“‘Dividend Vault’ Stock #13 gives everyday investors a rare chance to participate in fast-growing private companies alongside big shots like Jeff Bezos, Bill Gates and others. And all it takes is a few hundred dollars.

“And in a unique twist, this company is legally required to pay 90% of profits to shareholders in the form of dividends. As a result, the stock pays a sky-high 10% yield….

“This company has also posted impressive dividend growth. Since paying its first dividend in May 2011, it’s already increased its quarterly payment 125%.”

This one, says the Thinkolator, is Medley Capital (MCC), one of the relatively new crop of Business Development Companies making the scene in recent years — they did pay their first dividend in May, 2011 after going public in January that year, the dividend has increased by 125% since that first quarterly payout, and the yield is close to 10% (a bit under at the moment, annual dividend is indicated at $1.44 and the shares are just over $15). I’ve never heard of this one before, to be honest.

The relatively high yield implies that folks think they’re a bit riskier than the average BDC, perhaps because they’re smaller and newer than most, or maybe because of their relationship with their external management company, I don’t know … but they seem to pursue the same general BDC strategy of making relatively high-interest-rate loans to a fairly concentrated group of small and medium-sized businesses.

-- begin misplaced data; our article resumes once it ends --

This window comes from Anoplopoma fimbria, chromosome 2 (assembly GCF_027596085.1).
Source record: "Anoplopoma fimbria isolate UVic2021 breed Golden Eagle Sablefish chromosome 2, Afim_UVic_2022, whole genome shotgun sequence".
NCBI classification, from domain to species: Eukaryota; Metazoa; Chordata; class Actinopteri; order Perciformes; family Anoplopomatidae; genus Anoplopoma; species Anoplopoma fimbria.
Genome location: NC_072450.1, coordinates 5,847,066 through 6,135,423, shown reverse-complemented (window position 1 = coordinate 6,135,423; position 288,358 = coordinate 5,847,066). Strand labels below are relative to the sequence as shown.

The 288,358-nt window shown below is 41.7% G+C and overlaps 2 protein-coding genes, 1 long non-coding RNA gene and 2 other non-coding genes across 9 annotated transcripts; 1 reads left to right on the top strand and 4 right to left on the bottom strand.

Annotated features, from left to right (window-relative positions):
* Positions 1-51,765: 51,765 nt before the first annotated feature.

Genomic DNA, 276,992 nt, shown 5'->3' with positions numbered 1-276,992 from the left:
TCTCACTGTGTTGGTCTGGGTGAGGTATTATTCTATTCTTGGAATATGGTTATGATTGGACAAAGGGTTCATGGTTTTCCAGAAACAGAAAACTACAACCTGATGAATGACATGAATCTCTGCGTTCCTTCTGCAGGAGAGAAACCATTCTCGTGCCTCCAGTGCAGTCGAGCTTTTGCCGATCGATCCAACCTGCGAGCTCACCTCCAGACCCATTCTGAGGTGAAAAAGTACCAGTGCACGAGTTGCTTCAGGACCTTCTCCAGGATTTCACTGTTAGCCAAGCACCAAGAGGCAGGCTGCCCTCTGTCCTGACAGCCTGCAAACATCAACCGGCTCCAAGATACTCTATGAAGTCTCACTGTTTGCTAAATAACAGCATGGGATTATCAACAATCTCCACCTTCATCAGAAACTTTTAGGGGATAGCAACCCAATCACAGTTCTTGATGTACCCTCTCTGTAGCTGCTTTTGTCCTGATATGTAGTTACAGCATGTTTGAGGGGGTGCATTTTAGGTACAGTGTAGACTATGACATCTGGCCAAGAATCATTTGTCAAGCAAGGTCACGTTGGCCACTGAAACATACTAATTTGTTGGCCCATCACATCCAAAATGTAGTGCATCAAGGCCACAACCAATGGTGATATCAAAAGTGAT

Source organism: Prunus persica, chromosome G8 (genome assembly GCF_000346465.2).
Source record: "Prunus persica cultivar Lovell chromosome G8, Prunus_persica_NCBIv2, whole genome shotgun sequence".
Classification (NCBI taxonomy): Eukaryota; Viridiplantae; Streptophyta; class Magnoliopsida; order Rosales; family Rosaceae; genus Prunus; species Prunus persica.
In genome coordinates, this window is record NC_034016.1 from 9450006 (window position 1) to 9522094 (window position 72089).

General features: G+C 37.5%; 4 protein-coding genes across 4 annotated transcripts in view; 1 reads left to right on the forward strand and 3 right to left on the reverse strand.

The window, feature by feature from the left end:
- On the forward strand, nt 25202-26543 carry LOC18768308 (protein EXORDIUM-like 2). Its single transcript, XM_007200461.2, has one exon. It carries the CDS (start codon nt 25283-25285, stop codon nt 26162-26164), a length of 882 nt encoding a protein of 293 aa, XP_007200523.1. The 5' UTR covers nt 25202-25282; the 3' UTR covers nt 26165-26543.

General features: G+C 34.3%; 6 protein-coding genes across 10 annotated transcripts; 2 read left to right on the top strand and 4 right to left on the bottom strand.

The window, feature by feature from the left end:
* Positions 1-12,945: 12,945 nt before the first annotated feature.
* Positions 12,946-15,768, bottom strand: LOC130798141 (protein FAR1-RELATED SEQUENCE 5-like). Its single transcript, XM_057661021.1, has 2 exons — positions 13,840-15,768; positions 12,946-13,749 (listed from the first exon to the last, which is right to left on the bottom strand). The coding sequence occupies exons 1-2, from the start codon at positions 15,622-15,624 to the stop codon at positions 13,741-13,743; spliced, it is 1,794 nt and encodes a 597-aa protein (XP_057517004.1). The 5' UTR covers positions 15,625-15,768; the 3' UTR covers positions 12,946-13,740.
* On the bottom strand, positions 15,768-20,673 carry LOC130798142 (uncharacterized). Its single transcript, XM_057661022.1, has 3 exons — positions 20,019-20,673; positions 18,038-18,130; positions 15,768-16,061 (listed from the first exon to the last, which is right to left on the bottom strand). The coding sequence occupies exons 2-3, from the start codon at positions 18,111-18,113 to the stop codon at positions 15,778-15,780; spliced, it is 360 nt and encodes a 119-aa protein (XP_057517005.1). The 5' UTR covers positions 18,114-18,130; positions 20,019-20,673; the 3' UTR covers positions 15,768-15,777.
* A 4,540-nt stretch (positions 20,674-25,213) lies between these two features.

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16 Responses to In Which We Sniff Out Six “Dividend Vault” Companies


  1. Good job again, Travis.
    Regarding AAPL, I had some contrary indicators as it was hitting $700 but didn’t deem myself foolish enough to short it or even buy puts – 20/20 hindsight…

    I am now, though, encountering a number of people buying Apple in this $450 range and it even got a mention on SeekingAlpha today from Bret Jensen mentioning that MarketWatch profiled it as being on Giant Squid’s top ten list. Bret is a guy whose picks have been making us money of late, so I read whatever he writes.

    Regarding PM, many think it’s expensive.. time will tell.

    thanks,
    Roger
    InvestLetters.com

    Like(0)

    • I bought and sold Apple three times at 85/119/154 and dumped it all in CQP at 8.44. When Apple hit 620 I was at B/E. After that I made a mistake…but now in the 400′s Im way ahead.
      I used to try to figure out what stocks these orga were promoting as a challenge and to not pay their fees. I was right maybe 50% of the time. THINKOLATOR has totally impressed me and you can’t beat it. Thanks.

      Like(0)

  2. It is not a bad strategy to go for dividend paying stocks as you may have more stability if you pick a good company.

    Like(0)

  3. Great thinkolater work! I’d never looked at the long term effects of div yields on your original investment. Interesting thought. In my wife’s ROTH, I’ve bought mostly “safe dividend” payers. In my own accounts, I’ve opted for sexy growth. I refuse to compare out 2 accounts for fear the sexy may not actually be so sexy.